Fraunhofer IZM scientists and their SiC Module project partners are exploring how silicon carbide (SiC) can help boost the efficiency and range of electric vehicles.
Size, weight and efficiency are three main make-or-break factors that govern EV-installed power electronics. They in many ways impact the top speed and max range of such vehicles.
Scientists have been studying the new semiconductor material silicon carbide for quite some time now and they believe it is more efficient and greener than conventional semiconductors such as silicon.
Nevertheless, it is still confined to research labs and does not feature in any e-car found on the road today.
The SiC Module project is hoping to change that by porting SiC from the lab to the factory. All partners involved in the project are contributing in various ways.
For instance, the Fraunhofer IZM team is basing module’s design on the structure of the classic printed circuit board that the industry has long favored. This should expedite its rollout.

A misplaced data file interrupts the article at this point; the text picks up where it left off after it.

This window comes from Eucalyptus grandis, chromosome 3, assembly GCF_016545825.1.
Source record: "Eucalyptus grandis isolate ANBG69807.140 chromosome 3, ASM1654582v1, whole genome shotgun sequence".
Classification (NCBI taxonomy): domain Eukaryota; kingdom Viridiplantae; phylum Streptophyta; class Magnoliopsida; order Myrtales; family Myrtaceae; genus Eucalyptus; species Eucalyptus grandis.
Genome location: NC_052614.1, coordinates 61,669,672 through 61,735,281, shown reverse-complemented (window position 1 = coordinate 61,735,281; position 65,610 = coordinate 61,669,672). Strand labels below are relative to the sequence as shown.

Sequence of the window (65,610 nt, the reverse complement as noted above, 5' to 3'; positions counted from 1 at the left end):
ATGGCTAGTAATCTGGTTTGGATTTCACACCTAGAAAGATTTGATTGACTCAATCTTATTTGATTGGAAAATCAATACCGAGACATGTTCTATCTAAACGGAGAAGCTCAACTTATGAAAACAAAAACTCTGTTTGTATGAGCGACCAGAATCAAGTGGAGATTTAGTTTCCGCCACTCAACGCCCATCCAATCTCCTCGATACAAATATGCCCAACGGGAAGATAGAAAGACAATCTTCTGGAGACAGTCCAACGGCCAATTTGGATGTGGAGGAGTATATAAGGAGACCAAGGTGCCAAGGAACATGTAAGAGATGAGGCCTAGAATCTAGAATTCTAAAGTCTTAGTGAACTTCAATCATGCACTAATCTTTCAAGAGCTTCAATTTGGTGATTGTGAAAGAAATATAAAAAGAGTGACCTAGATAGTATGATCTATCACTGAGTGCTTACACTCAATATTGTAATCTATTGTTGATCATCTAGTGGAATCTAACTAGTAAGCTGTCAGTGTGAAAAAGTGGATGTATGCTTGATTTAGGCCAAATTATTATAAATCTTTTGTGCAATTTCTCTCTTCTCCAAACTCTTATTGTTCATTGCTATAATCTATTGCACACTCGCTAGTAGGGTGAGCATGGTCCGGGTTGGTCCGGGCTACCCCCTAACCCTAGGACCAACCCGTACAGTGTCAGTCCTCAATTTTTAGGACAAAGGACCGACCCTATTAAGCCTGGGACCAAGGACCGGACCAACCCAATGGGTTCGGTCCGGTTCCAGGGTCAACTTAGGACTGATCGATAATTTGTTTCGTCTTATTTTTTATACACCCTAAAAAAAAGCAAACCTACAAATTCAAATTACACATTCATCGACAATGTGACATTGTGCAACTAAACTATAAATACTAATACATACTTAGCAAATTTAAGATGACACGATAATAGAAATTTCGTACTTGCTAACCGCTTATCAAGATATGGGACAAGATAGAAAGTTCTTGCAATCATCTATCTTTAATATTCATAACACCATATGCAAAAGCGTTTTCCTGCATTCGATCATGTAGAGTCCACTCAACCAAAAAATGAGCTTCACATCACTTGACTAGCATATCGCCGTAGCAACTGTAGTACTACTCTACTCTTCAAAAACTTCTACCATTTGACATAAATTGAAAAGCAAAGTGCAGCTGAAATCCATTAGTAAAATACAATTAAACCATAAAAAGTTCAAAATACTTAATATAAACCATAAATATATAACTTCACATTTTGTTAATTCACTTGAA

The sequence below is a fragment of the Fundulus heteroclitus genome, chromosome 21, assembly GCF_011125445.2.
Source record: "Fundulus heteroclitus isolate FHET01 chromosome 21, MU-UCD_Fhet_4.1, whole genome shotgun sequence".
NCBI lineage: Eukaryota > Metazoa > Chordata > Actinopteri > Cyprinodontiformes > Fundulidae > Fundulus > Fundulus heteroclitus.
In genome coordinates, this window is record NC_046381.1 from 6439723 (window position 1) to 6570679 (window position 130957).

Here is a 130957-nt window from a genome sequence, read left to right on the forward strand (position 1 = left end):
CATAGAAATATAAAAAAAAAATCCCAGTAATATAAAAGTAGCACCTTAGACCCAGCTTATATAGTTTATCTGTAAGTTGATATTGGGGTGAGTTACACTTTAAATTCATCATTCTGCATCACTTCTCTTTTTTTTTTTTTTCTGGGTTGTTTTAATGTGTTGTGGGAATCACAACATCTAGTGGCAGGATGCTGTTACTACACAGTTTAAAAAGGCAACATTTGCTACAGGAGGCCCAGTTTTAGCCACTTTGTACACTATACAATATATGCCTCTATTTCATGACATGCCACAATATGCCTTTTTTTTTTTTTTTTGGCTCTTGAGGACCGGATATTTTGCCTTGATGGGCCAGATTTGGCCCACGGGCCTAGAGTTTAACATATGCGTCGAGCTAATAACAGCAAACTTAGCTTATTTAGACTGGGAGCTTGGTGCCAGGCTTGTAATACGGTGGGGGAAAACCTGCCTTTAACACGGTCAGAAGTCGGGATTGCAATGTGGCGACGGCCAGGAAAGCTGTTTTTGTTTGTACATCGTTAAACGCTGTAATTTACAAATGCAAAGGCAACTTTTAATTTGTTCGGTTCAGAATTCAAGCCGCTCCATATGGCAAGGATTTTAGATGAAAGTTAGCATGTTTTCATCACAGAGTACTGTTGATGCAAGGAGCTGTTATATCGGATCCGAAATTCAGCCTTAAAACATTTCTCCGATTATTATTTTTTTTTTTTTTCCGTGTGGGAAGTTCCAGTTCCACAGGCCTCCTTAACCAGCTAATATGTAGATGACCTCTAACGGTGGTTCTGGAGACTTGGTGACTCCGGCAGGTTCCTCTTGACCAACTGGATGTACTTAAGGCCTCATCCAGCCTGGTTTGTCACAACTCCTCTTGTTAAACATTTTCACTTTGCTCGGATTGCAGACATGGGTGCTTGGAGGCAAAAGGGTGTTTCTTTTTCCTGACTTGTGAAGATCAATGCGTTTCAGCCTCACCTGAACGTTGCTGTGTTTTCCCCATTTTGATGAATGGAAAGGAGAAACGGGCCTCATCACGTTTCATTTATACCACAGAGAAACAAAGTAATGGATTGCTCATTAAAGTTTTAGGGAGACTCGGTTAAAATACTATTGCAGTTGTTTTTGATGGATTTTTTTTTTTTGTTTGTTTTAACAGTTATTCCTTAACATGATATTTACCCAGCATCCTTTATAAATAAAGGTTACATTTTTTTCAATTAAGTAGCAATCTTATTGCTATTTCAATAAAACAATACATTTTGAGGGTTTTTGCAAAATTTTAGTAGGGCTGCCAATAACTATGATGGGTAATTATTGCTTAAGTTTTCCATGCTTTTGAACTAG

The IZM module is also benefiting from the latest scientific advances.
Rather than wire-bonding the semiconductor to the package, Fraunhofer has decided to embed it directly in the circuit with a galvanic-assisted copper contact to shorten the wires and optimize power routing.
The team has also brought the potential customer on board for this development effort.
They have been working with automakers, component suppliers and OEMs to map out the power-electronic modules’ size, layout and electrical circuits.
“We’re going beyond a general proof of concept because we are developing more than just a prototype in this project,” explains IZM group leader and head of the SiC sub-project project, Lars Böttcher.
“The goal is to ramp up both the new semiconductor material silicon carbide and the embedding technology for mass production.”
The Federal Ministry of Education and Research is funding the project with $4.2 million as part of the country’s E-Mobility Call.
Germany recently overtook Norway to become the third largest e-mobility market in the world.
Slated to run from January 2018 to December 2020, the project involves six partners – including Robert Bosch and Schweizer Electronic – alongside Fraunhofer IZM.
Image and content: Volker Mai/Fraunhofer IZM